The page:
iirc i was told samsung driver is better than MS but that might change when MS updates. tbh i dont believe in samsung's software too much.

    overall great article, it is very sad to see going to raid 0 loses performance in most important area, 4k read/4k write takes huge hit and almost no point going into that exception is sequential read. it maybe good for games or video editing, where as everything else its better to go for 1 drive, kinda sad.

    maybe when optane comes out we'll see this problem solved as driver has more time to mature?
  • RedJaron
    1690815 said:
    Quote:
    Why do you expect gains in video games when everything relevant is loaded in RAM?
    that's the point of faster drives, loading it all in ram. do you think it magically appears there by itself ?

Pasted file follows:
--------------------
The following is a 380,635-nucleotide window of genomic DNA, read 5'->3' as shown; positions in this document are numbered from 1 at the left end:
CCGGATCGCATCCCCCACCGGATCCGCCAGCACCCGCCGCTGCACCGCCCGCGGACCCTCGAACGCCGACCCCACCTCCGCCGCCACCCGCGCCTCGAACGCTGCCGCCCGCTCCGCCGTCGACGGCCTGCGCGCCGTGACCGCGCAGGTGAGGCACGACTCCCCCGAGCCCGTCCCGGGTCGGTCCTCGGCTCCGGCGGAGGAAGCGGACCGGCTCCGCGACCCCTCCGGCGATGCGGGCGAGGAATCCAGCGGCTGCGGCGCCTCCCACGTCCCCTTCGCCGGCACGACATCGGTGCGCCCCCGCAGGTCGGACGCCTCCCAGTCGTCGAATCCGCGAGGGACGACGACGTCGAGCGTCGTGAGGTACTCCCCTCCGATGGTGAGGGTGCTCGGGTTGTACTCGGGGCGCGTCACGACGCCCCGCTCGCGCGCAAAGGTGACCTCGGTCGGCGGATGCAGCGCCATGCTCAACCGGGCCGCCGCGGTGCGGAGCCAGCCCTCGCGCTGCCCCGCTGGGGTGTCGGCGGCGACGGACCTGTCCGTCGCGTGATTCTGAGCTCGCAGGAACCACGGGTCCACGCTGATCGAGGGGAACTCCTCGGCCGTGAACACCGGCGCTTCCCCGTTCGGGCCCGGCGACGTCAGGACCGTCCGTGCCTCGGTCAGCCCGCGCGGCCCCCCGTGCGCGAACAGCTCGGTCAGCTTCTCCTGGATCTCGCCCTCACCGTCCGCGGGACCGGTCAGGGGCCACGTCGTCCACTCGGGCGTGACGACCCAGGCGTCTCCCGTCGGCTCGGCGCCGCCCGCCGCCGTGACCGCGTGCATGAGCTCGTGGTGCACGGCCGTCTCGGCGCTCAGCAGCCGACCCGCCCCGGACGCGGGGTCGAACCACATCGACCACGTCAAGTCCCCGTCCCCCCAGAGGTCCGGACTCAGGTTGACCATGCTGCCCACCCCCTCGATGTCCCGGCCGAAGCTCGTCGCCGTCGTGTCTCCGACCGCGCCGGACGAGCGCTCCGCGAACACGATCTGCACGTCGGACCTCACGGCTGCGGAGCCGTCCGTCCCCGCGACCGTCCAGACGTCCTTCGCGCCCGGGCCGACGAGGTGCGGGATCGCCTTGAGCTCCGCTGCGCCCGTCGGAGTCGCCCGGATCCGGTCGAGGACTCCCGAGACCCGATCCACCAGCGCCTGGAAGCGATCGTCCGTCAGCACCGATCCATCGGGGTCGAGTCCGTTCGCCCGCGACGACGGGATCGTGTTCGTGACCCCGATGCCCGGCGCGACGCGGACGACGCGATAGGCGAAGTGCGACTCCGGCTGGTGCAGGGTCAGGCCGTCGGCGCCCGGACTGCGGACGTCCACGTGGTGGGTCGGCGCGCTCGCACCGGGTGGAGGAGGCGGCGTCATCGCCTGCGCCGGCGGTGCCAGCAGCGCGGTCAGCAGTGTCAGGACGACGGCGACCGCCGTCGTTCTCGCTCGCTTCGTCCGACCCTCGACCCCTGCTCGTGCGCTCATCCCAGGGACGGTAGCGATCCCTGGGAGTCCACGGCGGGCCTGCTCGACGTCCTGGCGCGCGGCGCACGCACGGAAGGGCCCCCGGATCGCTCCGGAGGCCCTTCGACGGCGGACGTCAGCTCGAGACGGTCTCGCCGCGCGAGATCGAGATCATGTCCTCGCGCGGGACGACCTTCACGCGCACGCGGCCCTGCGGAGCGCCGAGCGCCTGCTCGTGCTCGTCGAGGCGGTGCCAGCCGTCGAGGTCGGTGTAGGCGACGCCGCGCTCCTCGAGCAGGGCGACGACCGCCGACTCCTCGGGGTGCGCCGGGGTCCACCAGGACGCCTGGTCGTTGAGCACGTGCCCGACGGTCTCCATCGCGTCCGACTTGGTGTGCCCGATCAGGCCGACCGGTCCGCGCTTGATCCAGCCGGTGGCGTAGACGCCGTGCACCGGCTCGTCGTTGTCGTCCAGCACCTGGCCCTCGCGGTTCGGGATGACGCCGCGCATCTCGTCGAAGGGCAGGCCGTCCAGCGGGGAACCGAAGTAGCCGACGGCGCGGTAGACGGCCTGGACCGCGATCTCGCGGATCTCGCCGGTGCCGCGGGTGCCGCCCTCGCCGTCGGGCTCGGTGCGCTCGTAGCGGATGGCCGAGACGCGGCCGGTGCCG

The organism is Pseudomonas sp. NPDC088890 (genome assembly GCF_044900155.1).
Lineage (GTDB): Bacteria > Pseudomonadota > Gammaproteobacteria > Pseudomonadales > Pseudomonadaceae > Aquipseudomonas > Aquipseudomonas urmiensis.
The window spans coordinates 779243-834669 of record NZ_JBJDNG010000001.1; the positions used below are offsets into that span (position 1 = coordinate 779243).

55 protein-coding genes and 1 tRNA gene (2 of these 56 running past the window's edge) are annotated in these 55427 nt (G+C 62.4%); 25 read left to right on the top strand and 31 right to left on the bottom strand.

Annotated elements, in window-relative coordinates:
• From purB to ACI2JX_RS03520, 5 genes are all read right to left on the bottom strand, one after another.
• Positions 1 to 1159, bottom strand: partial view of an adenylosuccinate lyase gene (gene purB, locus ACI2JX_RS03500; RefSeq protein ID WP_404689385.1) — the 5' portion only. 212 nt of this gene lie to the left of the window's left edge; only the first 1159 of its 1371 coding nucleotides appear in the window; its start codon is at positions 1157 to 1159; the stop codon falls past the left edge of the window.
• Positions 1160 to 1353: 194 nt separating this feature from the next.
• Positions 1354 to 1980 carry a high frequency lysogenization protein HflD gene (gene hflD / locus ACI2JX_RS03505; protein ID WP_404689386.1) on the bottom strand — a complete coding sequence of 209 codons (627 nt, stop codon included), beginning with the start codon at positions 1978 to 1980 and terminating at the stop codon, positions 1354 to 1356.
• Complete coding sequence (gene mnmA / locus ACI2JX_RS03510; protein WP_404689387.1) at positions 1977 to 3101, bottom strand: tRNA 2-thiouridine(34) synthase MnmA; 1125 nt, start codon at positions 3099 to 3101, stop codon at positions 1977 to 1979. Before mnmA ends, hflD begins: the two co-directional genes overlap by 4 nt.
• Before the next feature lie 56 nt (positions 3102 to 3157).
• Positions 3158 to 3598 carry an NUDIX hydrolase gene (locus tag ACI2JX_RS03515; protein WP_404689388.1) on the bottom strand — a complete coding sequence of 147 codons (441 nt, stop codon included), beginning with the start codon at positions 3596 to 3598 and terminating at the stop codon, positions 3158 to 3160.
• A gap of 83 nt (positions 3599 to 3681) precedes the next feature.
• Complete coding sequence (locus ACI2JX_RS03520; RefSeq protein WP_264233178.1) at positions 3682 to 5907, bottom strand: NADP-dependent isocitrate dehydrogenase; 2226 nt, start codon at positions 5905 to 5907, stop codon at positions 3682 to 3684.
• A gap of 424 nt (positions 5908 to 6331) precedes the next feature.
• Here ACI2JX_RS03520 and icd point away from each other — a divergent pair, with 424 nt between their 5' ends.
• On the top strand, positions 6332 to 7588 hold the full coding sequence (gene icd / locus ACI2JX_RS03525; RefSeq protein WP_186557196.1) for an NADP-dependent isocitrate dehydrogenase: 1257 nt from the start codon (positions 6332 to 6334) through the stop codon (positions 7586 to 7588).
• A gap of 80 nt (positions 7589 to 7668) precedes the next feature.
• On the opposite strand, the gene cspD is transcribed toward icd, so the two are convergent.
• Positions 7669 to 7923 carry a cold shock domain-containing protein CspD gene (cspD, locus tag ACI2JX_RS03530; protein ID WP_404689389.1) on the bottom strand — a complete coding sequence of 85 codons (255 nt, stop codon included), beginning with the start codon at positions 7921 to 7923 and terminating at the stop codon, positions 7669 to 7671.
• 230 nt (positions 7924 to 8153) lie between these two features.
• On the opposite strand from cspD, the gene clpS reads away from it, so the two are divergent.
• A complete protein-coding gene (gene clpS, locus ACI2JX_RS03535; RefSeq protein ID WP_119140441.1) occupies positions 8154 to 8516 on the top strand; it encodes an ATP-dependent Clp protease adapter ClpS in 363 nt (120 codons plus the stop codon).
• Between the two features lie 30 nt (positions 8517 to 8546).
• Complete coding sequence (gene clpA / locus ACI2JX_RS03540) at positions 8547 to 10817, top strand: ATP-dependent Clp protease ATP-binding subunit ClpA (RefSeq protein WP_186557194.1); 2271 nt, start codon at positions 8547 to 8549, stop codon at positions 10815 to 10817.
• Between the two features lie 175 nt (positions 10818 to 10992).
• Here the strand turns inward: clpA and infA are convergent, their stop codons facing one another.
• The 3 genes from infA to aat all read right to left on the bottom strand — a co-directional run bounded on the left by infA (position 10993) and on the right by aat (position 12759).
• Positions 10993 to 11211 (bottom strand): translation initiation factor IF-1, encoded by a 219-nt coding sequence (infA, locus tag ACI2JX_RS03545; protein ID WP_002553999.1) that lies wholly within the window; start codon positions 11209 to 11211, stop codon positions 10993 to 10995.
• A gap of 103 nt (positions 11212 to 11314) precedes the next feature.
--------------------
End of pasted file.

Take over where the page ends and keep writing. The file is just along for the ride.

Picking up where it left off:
All that does is load levels faster. It doesn't translate to faster in-game framerates. A few world streaming games won't see the stutter when you open a door in a building. But your post could confuse others. A SSD doesn't necessarily "load it all in RAM." That's up to your RAM capacity and the game engine of how many resources get sent to RAM.
  • joex444
    The only difference a drive can make to a game is the load time, and guess what? This article showed the service time, not FPS. There's still no difference. This clearly means that the read speed isn't limited by the storage medium but by how quickly the CPU can parse the binary data and make sense of it. You'd need a faster CPU to lower the service time, not a faster SSD. And again, I'd like to see a comparison against a HDD here just so we get a sense of what an SSD does as the graph says "All SSDs perform equally well" but doesn't prove that SSDs help any relative to a HDD. For sequentially read data, HDDs push 120-160MB/s, if that's already beyond the limit of the CPU for parsing that data then the SSD shouldn't improve any (or the data is not stored sequentially to begin with, however most games use a small number of very large binary files which should be defragmented such that they are sequential).